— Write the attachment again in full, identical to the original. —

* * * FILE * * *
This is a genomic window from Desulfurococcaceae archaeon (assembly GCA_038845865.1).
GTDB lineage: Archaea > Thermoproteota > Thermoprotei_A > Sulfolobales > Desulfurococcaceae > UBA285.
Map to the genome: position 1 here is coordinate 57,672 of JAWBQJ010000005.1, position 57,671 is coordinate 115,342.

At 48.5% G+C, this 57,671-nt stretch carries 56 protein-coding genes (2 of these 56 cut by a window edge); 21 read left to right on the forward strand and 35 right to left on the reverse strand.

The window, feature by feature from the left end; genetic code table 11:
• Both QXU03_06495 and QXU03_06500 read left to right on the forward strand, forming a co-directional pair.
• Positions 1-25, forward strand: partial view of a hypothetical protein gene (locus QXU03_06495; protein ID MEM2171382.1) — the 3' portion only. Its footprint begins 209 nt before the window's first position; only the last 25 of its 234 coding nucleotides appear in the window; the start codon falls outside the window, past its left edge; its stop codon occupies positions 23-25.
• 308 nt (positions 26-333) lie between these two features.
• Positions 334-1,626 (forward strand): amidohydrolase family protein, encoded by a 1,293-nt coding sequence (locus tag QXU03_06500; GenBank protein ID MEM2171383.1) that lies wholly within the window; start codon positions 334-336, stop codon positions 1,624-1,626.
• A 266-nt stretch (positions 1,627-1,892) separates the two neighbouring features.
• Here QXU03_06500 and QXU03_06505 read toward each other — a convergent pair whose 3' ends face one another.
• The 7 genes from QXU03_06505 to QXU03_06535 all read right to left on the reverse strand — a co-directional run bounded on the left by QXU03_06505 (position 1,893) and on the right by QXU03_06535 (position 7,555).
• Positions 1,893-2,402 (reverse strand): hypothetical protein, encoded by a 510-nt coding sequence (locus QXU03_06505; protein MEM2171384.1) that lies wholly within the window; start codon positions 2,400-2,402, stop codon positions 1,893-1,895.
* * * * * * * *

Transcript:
This is a genomic window from Desulfurococcaceae archaeon (assembly GCA_038845865.1).
GTDB lineage: Archaea > Thermoproteota > Thermoprotei_A > Sulfolobales > Desulfurococcaceae > UBA285.
Map to the genome: position 1 here is coordinate 57,672 of JAWBQJ010000005.1, position 57,671 is coordinate 115,342.

At 48.5% G+C, this 57,671-nt stretch carries 56 protein-coding genes (2 of these 56 cut by a window edge); 21 read left to right on the forward strand and 35 right to left on the reverse strand.

The window, feature by feature from the left end; genetic code table 11:
• Both QXU03_06495 and QXU03_06500 read left to right on the forward strand, forming a co-directional pair.
• Positions 1-25, forward strand: partial view of a hypothetical protein gene (locus QXU03_06495; protein ID MEM2171382.1) — the 3' portion only. Its footprint begins 209 nt before the window's first position; only the last 25 of its 234 coding nucleotides appear in the window; the start codon falls outside the window, past its left edge; its stop codon occupies positions 23-25.
• 308 nt (positions 26-333) lie between these two features.
• Positions 334-1,626 (forward strand): amidohydrolase family protein, encoded by a 1,293-nt coding sequence (locus tag QXU03_06500; GenBank protein ID MEM2171383.1) that lies wholly within the window; start codon positions 334-336, stop codon positions 1,624-1,626.
• A 266-nt stretch (positions 1,627-1,892) separates the two neighbouring features.
• Here QXU03_06500 and QXU03_06505 read toward each other — a convergent pair whose 3' ends face one another.
• The 7 genes from QXU03_06505 to QXU03_06535 all read right to left on the reverse strand — a co-directional run bounded on the left by QXU03_06505 (position 1,893) and on the right by QXU03_06535 (position 7,555).
• Positions 1,893-2,402 (reverse strand): hypothetical protein, encoded by a 510-nt coding sequence (locus QXU03_06505; protein MEM2171384.1) that lies wholly within the window; start codon positions 2,400-2,402, stop codon positions 1,893-1,895.